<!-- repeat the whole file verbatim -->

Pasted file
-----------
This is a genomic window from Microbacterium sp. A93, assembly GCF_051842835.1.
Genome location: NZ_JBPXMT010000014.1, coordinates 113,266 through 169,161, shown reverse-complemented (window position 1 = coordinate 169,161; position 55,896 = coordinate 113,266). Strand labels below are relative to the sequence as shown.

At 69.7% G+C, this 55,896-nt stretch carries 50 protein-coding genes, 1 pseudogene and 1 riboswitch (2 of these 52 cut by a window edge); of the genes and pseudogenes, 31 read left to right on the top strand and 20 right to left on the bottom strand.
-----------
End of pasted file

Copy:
This is a genomic window from Microbacterium sp. A93, assembly GCF_051842835.1.
Genome location: NZ_JBPXMT010000014.1, coordinates 113,266 through 169,161, shown reverse-complemented (window position 1 = coordinate 169,161; position 55,896 = coordinate 113,266). Strand labels below are relative to the sequence as shown.

At 69.7% G+C, this 55,896-nt stretch carries 50 protein-coding genes, 1 pseudogene and 1 riboswitch (2 of these 52 cut by a window edge); of the genes and pseudogenes, 31 read left to right on the top strand and 20 right to left on the bottom strand.